10 best movies for celebrating the Fourth of July

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The United States is good at a lot of things — road trips, pulling off cowboy boots, idyllic suburban childhoods with dark undertones, stuffing little pizzas into bigger pizzas — but perhaps the thing we’re best at is movies. This is, after all, the birthplace of Hollywood and Star Wars and Dorothy’s ruby slippers and Paul Newman’s perfect face and countless other cinematic achievements. So what better way to spend your Fourth of July than kicking back with a bucket of popcorn and a Coca-Cola with a patriotic movie to get you in the spirit?

Here are 10 movies that will make you proud of the red, white and blue! Or just make you really scared of beaches.

  1. Independence Day

Aliens invade, computer nerd Jeff Goldblum notices, U.S. Marines pilot Will Smith fights aliens, and it all culminates on July 4 in a triumphant emancipation of the human race, spearheaded by the United States, from extraterrestrial terror. Nobody ever called this a particularly smart movie, but it sure is a lot of fun! And what’s summer for if not overeating and watching movies with lots of explosions and satisfying resolutions.

 

  1. The Right Stuff

Two words: space cowboys. This movie is about the tough, weathered, hyper-masculine test pilots who became America’s first astronauts, about their incredible triumph and also their sacrifices.

Incidentally, this film also features Jeff Goldblum, this time as a NASA recruiter.

 

  1. Born on the Fourth of July

If blind, happy patriotism is not your thing, how about a long, complex movie about disillusionment? Born on the Fourth of July follows the story of Ron Kovic, a young and passionately patriotic suburban army recruit turned Vietnam veteran wheelchair-bound antiwar activist. And in case you were wondering, he really was born on the 4th of July.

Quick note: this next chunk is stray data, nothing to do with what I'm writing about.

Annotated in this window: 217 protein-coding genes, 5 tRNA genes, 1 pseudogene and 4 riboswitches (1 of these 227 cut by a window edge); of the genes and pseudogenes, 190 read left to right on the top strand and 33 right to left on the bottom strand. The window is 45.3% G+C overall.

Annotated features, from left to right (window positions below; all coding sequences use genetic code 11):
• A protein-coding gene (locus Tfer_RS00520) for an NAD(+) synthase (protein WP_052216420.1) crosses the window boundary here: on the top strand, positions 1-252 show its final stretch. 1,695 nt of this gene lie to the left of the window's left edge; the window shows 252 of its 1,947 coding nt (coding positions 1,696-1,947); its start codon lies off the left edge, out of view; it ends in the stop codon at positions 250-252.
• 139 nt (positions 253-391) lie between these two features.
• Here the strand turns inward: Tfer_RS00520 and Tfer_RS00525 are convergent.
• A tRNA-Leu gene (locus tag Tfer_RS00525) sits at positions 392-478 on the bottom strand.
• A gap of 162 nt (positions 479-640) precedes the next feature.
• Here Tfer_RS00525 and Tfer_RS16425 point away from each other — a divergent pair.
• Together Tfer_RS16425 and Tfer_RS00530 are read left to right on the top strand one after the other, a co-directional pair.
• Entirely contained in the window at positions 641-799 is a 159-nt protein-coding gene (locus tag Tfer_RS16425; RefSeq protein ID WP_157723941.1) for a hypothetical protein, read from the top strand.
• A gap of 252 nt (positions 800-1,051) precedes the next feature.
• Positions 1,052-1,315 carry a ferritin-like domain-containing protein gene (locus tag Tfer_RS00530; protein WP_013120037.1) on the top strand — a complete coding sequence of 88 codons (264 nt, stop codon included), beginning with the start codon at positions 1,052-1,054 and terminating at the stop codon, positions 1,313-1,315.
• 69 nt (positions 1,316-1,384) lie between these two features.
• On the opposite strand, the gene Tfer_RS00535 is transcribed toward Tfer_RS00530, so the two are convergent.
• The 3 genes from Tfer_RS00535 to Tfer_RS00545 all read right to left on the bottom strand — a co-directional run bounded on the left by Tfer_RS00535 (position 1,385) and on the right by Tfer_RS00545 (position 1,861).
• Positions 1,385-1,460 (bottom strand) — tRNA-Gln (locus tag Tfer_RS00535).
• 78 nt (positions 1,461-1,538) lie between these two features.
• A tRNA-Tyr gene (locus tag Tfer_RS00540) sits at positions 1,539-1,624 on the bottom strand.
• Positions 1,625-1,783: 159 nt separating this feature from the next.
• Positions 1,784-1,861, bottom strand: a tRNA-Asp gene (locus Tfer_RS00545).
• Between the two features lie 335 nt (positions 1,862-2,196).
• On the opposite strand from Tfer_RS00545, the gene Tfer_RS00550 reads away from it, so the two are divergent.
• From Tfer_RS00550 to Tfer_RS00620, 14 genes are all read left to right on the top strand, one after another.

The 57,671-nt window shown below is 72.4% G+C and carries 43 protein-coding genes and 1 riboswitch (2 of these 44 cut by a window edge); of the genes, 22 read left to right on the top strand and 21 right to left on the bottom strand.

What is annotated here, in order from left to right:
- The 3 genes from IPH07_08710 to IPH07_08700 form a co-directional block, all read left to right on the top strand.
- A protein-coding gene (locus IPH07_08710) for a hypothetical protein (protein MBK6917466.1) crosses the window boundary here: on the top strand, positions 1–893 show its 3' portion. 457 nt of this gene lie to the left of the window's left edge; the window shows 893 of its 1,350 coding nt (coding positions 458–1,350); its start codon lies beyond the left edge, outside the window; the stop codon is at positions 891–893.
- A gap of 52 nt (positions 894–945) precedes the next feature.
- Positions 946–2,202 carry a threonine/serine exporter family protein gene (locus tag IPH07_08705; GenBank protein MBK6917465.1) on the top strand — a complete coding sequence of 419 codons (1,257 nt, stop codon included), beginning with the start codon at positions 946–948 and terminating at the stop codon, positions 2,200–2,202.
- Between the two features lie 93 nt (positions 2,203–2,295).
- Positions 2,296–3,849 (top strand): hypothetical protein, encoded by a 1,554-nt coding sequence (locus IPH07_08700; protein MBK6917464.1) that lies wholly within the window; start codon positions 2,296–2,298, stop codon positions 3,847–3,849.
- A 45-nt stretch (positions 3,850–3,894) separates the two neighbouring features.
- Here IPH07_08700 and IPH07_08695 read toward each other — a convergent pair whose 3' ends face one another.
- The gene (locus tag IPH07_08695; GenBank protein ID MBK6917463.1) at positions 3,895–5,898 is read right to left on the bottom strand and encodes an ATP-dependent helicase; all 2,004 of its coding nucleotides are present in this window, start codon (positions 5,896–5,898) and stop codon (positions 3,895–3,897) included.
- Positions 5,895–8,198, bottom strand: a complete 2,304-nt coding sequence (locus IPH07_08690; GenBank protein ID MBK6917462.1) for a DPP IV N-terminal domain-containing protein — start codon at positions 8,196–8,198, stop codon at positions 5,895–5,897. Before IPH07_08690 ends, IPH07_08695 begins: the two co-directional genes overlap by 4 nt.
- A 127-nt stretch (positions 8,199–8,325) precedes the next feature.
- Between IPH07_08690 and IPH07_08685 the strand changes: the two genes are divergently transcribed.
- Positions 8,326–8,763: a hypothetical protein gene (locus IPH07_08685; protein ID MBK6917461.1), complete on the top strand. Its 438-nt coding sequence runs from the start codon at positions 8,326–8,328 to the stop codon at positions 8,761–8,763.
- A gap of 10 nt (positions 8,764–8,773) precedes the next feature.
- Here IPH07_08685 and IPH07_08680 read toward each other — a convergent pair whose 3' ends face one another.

1.    National Treasure

Totally ridiculous? Yes. A great time? Also yes. An intense, husky-voiced, treasure-hunting Nicolas Cage, along with his goofy tech best friend and a beautiful archivist, unfurls a mystery surrounding a map on the back of the Declaration and the secrets of our Founding Fathers.

 

  1.   Yankee Doodle Dandy

James Cagney, better known for his hard-bitten gangster roles, plays Broadway legend George M. Cohan in a lively, patriotic song-and-dance picture. It is literally a piece of WWII propaganda, but that doesn’t make it any less charming or hugely entertaining.

 

  1.  An American Tail

It’s the classic American story: A young immigrant mouse makes a perilous journey from oppressive Russia to the promise of America, full of hope, gumption and dreams of a land without cats. Classic.

The animated adventures of Fievel Mousekewitz is pure childhood nostalgia but also totally excellent patriotic cinema.

 

  1.    1776

It’s nice, after the fireworks, to take a moment to remember the history of Fourth of July and how the United States as we know it got to be here in the first place. It’s even nicer if that means watching a movie musical featuring all the Founding Fathers singing and dancing about how they got the Declaration of Independence signed.

 

  1.   Jaws

If you were planning a beach bonfire for your Fourth of July weekend, you might not want to revisit this 1974 classic about a holiday shark attack at Amity Island. But you should anyway. The post-viewing fear of every and any pool of water is worth the thrill of that infamous music and the white-knuckled seat-edge gripping that goes along with it. Keep an eye out for Richard Dreyfuss’ surprisingly 2015-hip bucket hat/denim jacket combo.

 

  1.   All the President’s Men

A Daily Cal specialty: journalists! Nixon wasn’t exactly America’s finest hour, but his whistleblowers, Carl Bernstein and Bob Woodward, risked their lives to ensure free press and make the truth public, a fine hour of heroic patriotism. And it makes for damn good entertainment.

 

  1. Mr. Smith Goes to Washington

Nobody does America like Capra. Jimmy Stewart plays an idealistic young senator who takes on the powerful forces of the corrupt state political machine. It’s a movie about how one man can make a difference and about the ultimate triumph of good. Capra’s heartfelt optimism in the face of an often-harsh world is pure and completely contagious, as is Stewart’s charming stammer.

Image source: Jeffrey via Creative Commons

 

Contact Miya Singer at [email protected].